Subscribe to Entrepreneur for $5
Subscribe

The C-Suite Needs an Empathy Injection, Stat

Let's destigmatize mental-health problems in the workplace, which cost companies billions of dollars a year, and instead invest in supporting and retaining employees.

By
Opinions expressed by Entrepreneur contributors are their own.

At the time of this piece being written, it is nearly 18 months since the initial onset of the Covid-19 pandemic in March of 2020. Throughout this time, the mental and emotional toll of the pandemic on virtually every global industry and market has forced us to reflect on the correlation between workplace productivity and the and wellbeing of employees.

Despite being heavily stigmatized throughout history — due in large part to a collective social ignorance of many causes and symptoms of various conditions — conversations surrounding mental health, particularly regarding employees in the workplace, have become far more prominent in recent years. The Covid-19 pandemic is simply the latest driving force behind this dynamic shift. Employers are beginning to slowly, yet steadily, recognize that the wellness resources they provide employees can have a significant impact not only on the employees themselves, but also on the overall health, wellbeing and even public perception of their organization.

Through increasing the quantity and quality of mental-health resources, as well as employees’ accessibility to them, C-suite executives and other organizational leaders can both attract and retain more talented employees and mitigate the costs associated with lessened productivity, health insurance for their employees and more. When employers prioritize the health and wellbeing of their employees, where one can ask for help without being judged, their organization gains a strong competitive advantage — one desperately needed in today’s ever-evolving world.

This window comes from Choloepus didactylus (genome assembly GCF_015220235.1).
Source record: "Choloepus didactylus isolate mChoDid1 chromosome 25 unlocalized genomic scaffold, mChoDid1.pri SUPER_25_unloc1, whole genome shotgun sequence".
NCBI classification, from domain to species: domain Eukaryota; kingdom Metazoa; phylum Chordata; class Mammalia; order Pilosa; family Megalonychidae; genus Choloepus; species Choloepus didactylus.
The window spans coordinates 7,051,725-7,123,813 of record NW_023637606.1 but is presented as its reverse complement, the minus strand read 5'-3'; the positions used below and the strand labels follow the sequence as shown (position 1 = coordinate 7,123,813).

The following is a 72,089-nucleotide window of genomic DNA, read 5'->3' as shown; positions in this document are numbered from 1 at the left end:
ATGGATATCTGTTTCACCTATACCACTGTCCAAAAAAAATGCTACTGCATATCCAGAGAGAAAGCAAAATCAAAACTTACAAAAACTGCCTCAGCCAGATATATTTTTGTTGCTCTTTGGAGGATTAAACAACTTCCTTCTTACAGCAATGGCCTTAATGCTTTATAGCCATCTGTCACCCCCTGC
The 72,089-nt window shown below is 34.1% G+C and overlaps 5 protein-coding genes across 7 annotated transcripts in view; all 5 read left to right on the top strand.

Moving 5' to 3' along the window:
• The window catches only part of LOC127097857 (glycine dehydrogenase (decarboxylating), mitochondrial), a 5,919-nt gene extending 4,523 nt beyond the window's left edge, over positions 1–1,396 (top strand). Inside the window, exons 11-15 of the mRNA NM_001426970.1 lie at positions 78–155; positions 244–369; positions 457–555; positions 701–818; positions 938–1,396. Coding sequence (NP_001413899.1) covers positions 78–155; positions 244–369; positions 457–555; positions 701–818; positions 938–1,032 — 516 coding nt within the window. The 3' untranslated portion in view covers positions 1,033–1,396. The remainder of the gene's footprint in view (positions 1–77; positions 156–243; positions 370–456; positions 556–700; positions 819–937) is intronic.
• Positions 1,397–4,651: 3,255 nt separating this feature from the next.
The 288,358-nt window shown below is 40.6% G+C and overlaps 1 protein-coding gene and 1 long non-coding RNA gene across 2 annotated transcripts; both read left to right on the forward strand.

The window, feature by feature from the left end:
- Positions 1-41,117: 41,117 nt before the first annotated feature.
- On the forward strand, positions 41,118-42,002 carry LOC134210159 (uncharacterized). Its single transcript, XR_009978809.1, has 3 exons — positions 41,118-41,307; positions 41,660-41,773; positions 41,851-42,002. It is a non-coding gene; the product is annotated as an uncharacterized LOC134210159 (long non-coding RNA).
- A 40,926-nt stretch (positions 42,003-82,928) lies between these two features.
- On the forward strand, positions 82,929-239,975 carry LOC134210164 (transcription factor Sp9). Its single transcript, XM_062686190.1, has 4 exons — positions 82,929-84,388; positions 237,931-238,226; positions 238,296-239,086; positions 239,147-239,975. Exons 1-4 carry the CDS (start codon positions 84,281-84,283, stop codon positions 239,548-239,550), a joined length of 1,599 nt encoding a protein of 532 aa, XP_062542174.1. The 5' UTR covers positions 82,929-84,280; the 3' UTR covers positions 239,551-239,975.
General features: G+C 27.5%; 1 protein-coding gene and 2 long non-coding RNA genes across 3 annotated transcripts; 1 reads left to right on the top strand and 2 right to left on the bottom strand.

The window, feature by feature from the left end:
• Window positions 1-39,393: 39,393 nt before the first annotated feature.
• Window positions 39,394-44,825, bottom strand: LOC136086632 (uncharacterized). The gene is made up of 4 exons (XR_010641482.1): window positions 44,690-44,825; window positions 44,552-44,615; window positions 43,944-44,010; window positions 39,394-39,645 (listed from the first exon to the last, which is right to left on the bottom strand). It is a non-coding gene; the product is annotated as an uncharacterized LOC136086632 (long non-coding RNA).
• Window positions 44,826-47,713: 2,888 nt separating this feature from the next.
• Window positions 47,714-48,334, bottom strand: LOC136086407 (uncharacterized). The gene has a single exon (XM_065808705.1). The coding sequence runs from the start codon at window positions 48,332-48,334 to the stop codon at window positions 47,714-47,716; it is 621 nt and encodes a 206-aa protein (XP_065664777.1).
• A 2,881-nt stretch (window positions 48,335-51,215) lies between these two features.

Related: 4 Lessons I Learned Coping With Depression in the C-Suite

The pandemic is the latest in a long line of stressors

While conversations surrounding mental health and wellbeing are more common today than in previous years, mental health is still heavily stigmatized throughout modern society in ways both direct and indirect, such as the barriers that exist in accessing mental healthcare. Prior to the pandemic, roughly one in every eight visits to hospital emergency rooms was related to mental health. With hospitals overflowing with Covid-19 patients and exhausted staff, this go-to option became impossible for many. 

For many of those in the workplace, the pandemic only served as the latest in a long line of stressors that negatively affected their mental health and performance in the workplace. Even prior to the pandemic, as a result of factors including absenteeism, turnover rates, insurance fees and diminished productivity (among others), the American Institute of Stress estimates job-related stress cost businesses some $300 billion annually. This statistic is expected to increase as more analytical data is collected and studied regarding the true lasting impact of the pandemic. History has shown that the mental-health impacts of any disasters outlast the physical impact, thereby suggesting that both short and long-term implications of mental health as a result of this pandemic will continue well beyond the pandemic itself.